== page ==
cmpidgeo at ucalgary.ca
Thu Jul 6 17:25:13 EST 2000
A very good general reference is Soltis DE, Soltis PS (2000)
Contributions of plant molecular systematics to studies of molecular
evolution. Plant Molecular Biology 42:45-75.
It has a very good list of references that may help.
Obviously genes that encode for essential proteins will be more
conserved. In some cases genes involved in secondary metabolism are
present only in specific plant species (a good example is opium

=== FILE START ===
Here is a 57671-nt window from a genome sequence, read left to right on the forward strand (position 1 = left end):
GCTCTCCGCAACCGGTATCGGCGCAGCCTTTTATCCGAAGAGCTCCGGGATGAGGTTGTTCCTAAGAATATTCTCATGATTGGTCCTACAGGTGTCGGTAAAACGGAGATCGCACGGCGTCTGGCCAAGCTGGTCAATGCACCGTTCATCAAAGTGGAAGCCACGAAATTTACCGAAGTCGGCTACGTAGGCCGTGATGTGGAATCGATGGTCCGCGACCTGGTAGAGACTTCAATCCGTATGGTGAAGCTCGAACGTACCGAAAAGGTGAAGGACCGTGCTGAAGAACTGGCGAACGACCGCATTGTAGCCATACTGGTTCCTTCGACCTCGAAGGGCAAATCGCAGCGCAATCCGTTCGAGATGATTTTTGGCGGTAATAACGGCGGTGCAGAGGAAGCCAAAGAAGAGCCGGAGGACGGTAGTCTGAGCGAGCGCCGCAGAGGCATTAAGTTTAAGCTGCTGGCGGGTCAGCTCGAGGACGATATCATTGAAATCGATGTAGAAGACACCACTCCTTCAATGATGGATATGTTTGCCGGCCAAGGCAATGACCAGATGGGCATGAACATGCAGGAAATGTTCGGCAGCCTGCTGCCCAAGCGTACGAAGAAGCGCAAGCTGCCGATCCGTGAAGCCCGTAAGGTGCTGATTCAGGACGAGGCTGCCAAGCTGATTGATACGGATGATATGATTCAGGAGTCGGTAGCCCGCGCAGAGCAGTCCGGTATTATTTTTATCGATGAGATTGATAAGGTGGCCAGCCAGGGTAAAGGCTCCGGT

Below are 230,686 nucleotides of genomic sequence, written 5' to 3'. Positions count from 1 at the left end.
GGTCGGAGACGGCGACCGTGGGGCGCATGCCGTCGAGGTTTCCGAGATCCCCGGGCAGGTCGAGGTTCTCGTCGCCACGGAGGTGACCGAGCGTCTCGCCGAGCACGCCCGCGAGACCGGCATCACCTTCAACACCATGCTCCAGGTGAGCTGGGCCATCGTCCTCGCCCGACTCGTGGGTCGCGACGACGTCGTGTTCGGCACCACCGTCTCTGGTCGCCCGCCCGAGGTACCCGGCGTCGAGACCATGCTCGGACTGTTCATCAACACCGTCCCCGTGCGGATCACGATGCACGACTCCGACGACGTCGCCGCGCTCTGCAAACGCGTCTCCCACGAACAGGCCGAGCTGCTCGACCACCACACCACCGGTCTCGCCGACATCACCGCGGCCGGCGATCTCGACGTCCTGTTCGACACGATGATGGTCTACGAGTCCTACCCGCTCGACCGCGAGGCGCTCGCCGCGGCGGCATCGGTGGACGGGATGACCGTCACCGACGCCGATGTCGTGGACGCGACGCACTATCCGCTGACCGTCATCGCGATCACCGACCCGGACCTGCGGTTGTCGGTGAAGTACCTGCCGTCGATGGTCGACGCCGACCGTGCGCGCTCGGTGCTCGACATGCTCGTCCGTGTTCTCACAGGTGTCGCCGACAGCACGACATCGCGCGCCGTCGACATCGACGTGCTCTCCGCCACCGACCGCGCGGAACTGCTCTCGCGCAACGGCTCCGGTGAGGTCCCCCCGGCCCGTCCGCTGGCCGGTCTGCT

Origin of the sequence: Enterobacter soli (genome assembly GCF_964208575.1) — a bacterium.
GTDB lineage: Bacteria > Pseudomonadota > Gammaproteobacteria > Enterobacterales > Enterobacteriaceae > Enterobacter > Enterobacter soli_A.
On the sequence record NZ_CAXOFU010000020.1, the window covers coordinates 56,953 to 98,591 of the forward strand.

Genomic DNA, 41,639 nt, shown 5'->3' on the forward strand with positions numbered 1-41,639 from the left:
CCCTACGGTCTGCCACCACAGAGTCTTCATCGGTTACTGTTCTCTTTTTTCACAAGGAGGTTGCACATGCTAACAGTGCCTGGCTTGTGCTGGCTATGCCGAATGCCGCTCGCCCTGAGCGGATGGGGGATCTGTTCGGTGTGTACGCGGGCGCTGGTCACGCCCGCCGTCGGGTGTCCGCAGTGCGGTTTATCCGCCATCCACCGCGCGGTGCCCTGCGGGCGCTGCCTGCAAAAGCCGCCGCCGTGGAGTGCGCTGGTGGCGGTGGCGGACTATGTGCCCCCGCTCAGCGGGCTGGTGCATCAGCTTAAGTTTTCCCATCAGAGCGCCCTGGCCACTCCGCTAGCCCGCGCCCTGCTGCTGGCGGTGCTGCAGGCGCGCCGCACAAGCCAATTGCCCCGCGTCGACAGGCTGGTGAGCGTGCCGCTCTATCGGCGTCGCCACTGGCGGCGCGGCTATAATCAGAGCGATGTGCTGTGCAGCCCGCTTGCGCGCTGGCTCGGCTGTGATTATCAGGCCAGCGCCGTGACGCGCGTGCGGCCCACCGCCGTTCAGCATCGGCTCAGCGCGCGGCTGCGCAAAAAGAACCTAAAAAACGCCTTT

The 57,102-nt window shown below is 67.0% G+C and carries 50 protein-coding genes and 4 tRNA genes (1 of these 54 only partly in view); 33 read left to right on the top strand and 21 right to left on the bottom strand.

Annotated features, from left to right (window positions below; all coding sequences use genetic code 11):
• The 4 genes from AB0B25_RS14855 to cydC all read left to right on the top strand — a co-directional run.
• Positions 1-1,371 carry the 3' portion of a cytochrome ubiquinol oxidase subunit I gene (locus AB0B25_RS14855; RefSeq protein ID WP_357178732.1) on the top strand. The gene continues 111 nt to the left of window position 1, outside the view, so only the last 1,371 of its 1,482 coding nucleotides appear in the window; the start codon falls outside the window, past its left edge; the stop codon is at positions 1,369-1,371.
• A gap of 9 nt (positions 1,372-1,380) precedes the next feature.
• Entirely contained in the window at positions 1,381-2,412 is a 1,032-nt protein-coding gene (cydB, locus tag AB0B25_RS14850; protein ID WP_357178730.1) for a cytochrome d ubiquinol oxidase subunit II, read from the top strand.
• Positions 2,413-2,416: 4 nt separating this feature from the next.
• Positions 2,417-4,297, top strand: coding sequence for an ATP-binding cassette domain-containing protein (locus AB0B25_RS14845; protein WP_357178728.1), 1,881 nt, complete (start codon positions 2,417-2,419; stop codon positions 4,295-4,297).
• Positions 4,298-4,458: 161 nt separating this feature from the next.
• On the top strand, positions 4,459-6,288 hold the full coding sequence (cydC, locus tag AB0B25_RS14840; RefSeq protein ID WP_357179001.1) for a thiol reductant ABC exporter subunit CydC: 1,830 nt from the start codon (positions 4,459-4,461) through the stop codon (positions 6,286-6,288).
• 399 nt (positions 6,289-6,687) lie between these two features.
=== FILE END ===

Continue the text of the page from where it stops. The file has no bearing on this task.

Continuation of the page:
biosynthetic genes in Poppy).
The degree of taxonomic similarity of based on orthologous sequences is
difficult since it really depends on how you do the phylogeny and how
related the genes are. In some cases, genes that are very closely
related do not yield reliable phylogenies. This also depends on whether
you are looking at protein or nucleic acid data.
For many genes, heterologous probes can often be used to isolate from
different species but it all depends. It is easy to try a few membranes
at a couple of different temperatures. If that doesn't work you can
always try a PCR approach with degenerate primers.
Hope this helps,
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